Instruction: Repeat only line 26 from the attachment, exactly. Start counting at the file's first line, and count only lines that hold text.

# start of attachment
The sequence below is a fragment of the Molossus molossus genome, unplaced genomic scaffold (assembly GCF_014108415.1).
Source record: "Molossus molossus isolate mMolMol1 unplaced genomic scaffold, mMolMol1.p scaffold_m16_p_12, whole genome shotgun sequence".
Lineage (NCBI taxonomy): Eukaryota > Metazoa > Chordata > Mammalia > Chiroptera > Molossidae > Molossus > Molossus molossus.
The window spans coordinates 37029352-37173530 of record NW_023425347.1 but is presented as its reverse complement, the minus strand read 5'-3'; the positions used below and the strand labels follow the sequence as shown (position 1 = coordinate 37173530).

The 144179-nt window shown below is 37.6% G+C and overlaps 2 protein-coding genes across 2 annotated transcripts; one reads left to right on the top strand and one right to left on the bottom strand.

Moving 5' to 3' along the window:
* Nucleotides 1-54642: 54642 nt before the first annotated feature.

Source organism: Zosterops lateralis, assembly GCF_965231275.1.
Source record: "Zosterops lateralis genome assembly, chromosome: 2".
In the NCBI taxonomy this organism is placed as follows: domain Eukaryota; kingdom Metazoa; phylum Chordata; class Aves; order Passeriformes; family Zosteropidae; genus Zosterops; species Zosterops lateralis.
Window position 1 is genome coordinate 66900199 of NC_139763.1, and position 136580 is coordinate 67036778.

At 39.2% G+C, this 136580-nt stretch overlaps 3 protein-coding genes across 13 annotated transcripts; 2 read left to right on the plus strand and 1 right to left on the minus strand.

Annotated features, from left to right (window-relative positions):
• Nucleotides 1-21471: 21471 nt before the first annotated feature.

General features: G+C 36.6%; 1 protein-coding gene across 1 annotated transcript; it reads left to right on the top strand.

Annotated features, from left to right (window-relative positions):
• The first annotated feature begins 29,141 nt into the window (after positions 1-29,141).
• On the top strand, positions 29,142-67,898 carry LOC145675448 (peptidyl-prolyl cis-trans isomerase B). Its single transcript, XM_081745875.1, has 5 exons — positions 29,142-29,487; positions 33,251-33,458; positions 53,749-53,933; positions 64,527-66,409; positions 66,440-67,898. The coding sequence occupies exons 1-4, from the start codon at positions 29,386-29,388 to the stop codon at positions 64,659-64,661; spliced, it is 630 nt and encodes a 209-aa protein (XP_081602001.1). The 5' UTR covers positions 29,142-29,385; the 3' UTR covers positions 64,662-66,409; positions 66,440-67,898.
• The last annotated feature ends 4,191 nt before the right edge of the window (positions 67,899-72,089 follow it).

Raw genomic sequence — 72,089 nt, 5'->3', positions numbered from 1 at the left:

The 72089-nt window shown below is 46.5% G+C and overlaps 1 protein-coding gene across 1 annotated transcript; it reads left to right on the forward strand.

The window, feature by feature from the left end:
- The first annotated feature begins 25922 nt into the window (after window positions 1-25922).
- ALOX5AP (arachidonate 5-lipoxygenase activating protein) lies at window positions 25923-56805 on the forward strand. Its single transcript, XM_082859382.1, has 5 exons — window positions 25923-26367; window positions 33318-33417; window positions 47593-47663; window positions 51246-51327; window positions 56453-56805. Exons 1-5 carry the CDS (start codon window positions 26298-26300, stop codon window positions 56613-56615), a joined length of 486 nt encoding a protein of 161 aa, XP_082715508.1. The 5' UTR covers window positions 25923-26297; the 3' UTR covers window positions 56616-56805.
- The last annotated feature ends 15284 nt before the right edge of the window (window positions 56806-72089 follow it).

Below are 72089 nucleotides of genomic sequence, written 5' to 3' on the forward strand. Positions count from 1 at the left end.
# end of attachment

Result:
Below are 72089 nucleotides of genomic sequence, written 5' to 3' on the forward strand. Positions count from 1 at the left end.